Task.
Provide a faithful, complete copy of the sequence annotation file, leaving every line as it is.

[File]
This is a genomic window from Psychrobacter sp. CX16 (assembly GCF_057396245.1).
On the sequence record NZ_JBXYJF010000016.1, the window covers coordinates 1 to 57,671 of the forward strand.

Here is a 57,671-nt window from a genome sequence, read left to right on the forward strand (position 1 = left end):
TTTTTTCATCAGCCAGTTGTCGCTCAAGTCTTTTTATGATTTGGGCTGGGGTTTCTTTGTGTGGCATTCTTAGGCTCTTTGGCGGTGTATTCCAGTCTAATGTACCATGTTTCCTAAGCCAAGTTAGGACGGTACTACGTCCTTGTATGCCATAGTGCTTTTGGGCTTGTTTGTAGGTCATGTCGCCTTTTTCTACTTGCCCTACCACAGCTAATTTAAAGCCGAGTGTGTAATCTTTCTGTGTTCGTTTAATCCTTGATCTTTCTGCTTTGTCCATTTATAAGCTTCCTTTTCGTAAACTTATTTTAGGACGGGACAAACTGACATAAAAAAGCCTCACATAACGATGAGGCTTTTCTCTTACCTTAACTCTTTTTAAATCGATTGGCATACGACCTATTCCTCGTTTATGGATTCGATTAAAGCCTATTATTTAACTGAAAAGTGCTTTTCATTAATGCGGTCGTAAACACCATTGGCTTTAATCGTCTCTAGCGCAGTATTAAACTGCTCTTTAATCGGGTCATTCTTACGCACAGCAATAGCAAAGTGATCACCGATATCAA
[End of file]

This is a genomic window from Psychrobacter sp. CX16 (assembly GCF_057396245.1).
On the sequence record NZ_JBXYJF010000016.1, the window covers coordinates 1 to 57,671 of the forward strand.

Here is a 57,671-nt window from a genome sequence, read left to right on the forward strand (position 1 = left end):
TTTTTTCATCAGCCAGTTGTCGCTCAAGTCTTTTTATGATTTGGGCTGGGGTTTCTTTGTGTGGCATTCTTAGGCTCTTTGGCGGTGTATTCCAGTCTAATGTACCATGTTTCCTAAGCCAAGTTAGGACGGTACTACGTCCTTGTATGCCATAGTGCTTTTGGGCTTGTTTGTAGGTCATGTCGCCTTTTTCTACTTGCCCTACCACAGCTAATTTAAAGCCGAGTGTGTAATCTTTCTGTGTTCGTTTAATCCTTGATCTTTCTGCTTTGTCCATTTATAAGCTTCCTTTTCGTAAACTTATTTTAGGACGGGACAAACTGACATAAAAAAGCCTCACATAACGATGAGGCTTTTCTCTTACCTTAACTCTTTTTAAATCGATTGGCATACGACCTATTCCTCGTTTATGGATTCGATTAAAGCCTATTATTTAACTGAAAAGTGCTTTTCATTAATGCGGTCGTAAACACCATTGGCTTTAATCGTCTCTAGCGCAGTATTAAACTGCTCTTTAATCGGGTCATTCTTACGCACAGCAATAGCAAAGTGATCACCGATATCAA